Nutrition Articles

How to Turn Salad into a Healthy, Filling Meal

Build a Better Salad!

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Consider the salad to be the ultimate expression of your creativity in the kitchen. The bowl of greens is your canvas; the ingredients are your paints and brushes. A good salad--one that's packed with wholesome foods and tastes great, too--is a study in contrasts: cool lettuce, crunchy vegetables, soft cheese, hearty proteins, tangy dressing. It's a party for all your senses!

But watch out: Salads run the gamut when it comes to healthfulness. Skimp on the good-for-you greens while you load up on bacon, ranch dressing and croutons, and you might as well eat a burger and fries. But fill your bowl with the right ingredients and you've got a meal that's as nutritious as it is delicious.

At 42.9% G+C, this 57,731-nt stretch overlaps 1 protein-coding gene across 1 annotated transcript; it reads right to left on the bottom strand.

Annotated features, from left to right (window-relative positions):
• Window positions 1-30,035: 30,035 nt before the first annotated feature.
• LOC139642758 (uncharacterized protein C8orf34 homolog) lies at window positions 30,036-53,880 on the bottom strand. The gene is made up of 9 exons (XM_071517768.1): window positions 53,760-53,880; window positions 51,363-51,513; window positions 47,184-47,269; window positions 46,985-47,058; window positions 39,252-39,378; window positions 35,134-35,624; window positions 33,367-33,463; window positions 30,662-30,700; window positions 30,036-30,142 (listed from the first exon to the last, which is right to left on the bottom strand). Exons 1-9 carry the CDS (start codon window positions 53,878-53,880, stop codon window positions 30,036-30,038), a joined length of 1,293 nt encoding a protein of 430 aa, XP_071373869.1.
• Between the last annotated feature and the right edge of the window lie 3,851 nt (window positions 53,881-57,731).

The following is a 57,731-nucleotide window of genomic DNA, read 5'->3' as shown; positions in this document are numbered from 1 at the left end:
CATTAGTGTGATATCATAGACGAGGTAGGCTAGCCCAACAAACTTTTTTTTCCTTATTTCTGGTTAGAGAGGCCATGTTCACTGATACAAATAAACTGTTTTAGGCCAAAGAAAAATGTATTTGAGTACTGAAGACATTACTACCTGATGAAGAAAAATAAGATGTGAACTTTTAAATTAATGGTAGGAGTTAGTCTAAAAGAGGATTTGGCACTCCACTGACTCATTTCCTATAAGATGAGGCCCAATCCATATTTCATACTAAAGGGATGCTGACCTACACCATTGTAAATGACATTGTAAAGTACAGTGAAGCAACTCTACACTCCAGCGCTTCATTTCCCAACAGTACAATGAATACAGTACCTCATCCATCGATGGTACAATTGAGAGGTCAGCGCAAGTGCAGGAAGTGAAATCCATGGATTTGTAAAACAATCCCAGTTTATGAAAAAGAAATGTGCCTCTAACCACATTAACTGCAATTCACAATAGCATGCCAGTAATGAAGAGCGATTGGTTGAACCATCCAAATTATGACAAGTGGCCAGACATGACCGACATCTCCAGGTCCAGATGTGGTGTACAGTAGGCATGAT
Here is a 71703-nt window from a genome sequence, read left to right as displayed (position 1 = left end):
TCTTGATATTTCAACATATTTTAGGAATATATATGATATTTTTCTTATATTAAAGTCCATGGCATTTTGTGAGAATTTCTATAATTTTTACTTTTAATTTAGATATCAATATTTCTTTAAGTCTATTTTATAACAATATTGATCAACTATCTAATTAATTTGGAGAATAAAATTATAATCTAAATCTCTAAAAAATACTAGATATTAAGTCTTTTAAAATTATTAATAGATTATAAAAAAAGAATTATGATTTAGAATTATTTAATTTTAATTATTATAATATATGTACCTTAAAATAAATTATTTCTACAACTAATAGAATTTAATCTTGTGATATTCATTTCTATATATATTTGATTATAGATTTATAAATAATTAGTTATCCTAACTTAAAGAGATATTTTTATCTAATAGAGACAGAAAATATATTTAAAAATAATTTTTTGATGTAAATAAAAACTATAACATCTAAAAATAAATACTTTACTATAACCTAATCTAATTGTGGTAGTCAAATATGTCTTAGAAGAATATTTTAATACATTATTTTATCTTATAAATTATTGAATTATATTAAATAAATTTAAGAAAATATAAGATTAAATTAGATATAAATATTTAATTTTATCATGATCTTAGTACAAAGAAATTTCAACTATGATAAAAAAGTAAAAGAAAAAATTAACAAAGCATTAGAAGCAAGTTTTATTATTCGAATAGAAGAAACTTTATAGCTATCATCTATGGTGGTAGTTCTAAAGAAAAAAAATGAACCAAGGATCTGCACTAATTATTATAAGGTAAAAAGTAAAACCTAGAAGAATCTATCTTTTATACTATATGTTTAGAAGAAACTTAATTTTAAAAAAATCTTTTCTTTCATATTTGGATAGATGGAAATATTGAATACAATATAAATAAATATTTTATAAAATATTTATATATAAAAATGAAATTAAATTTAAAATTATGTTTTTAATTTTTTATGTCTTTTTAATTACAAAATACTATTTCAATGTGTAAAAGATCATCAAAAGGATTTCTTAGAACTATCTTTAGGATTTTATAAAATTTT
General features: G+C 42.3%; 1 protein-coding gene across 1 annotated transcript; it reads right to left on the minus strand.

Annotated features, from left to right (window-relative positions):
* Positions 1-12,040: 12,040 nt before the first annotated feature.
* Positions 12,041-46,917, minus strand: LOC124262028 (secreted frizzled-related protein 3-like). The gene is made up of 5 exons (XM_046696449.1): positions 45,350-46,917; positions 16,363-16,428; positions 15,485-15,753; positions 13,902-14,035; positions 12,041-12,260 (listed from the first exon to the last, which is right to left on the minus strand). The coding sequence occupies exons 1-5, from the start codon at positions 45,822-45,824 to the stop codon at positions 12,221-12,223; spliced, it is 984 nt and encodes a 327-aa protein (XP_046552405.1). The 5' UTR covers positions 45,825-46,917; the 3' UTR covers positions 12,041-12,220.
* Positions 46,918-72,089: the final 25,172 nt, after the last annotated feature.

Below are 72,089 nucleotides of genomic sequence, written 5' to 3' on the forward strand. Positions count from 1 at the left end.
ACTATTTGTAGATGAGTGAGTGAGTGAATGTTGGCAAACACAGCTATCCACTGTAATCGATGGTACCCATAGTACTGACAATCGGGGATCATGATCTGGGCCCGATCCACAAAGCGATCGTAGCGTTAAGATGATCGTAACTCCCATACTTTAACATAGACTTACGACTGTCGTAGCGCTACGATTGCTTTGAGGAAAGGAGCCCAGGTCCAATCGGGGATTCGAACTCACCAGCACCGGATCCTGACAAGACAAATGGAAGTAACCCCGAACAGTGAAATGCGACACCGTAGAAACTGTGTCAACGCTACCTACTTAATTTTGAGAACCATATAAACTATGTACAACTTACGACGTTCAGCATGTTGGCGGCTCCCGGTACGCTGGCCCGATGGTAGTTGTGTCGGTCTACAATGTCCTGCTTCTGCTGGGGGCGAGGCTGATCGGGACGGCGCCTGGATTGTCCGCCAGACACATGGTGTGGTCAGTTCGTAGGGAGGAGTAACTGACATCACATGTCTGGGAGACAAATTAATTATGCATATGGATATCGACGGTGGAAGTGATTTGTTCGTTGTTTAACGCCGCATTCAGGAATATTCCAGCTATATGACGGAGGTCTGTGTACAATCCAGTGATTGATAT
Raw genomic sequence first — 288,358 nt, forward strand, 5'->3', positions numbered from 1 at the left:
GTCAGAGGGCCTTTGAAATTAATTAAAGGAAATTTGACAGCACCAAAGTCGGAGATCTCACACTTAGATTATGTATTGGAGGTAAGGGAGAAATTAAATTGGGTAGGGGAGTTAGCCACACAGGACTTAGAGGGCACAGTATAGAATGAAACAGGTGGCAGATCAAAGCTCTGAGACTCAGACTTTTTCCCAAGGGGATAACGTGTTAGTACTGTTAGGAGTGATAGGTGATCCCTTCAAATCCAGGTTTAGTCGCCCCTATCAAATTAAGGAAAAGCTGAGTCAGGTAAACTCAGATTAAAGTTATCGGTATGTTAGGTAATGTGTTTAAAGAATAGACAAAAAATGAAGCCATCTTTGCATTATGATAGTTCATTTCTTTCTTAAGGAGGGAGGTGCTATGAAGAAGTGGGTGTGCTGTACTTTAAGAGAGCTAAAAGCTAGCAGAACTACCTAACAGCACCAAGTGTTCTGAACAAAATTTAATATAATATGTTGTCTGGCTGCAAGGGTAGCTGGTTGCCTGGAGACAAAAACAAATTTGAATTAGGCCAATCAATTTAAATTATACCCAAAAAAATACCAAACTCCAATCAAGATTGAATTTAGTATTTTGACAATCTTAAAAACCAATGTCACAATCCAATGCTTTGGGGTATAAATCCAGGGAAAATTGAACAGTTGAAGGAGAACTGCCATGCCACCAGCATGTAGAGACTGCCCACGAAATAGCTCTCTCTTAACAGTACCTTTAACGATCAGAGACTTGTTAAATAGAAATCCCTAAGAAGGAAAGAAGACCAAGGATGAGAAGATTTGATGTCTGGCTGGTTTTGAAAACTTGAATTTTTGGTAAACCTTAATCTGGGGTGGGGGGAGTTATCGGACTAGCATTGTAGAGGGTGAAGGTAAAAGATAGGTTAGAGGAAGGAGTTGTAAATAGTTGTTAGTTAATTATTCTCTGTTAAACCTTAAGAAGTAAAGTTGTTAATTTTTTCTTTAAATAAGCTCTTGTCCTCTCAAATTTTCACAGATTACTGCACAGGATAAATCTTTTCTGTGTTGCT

If you thought your salad days were behind you, think again. We're going to show you how to turn a humble bowl of greens into a satisfying meal that will fill you up without filling you out—one that will have you looking forward to your next salad!

Pick Your Base 
Start with your biggest bowl (think of a large "pasta" bowl).  Fill it up with a combination of leafy greens or just one variety. If bitter greens like radicchio and endive or spicy greens like arugula or watercress are too intense for you, try mixing them with crisp Romaine and iceberg, soft mesclun greens or Bibb lettuce. A serving of leafy greens is one cup, but use at least two cups for an entrée-size salad.

Dark leafy greens like kale, chard and spinach also make great salad bases. Try "baby" varieties of these greens for ease of preparation and a milder flavor.

Tip: If your greens aren't prewashed, only wash as much as you'll eat in one day to avoid spoilage. Pre-washed bagged greens are particularly convenient, especially when building a salad with more than one type of green.

Add Color